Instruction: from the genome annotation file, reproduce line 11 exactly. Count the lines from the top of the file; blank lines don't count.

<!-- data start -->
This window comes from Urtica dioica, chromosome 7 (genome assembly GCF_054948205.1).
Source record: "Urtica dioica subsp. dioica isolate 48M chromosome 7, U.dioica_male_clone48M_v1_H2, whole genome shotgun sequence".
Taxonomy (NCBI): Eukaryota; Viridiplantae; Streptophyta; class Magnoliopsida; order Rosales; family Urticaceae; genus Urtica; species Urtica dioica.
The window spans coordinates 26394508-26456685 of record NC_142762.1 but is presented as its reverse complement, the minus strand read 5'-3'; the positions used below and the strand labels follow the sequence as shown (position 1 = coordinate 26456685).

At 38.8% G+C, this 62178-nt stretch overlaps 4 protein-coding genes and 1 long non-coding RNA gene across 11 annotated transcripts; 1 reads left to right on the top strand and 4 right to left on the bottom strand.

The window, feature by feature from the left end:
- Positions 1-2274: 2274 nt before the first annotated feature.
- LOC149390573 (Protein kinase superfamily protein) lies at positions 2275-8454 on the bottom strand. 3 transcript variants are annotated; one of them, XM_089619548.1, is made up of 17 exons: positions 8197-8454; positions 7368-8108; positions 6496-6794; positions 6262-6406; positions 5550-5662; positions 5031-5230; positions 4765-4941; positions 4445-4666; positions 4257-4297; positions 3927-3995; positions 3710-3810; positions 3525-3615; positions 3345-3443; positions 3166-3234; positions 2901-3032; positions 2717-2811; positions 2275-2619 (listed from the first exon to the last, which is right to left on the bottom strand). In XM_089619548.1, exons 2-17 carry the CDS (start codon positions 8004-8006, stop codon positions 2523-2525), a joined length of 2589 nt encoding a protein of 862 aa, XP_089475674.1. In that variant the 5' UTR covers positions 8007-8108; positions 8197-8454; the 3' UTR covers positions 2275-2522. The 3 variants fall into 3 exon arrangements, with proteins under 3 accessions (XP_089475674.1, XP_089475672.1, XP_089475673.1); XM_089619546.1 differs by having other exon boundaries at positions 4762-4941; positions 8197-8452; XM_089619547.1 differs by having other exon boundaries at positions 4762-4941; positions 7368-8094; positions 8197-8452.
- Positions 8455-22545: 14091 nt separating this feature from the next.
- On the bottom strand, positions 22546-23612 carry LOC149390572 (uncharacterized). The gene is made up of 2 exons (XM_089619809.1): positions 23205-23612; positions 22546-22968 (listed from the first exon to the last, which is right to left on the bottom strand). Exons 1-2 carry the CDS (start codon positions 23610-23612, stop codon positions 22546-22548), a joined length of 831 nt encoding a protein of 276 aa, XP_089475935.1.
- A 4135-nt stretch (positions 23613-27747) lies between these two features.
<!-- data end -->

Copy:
- A 4135-nt stretch (positions 23613-27747) lies between these two features.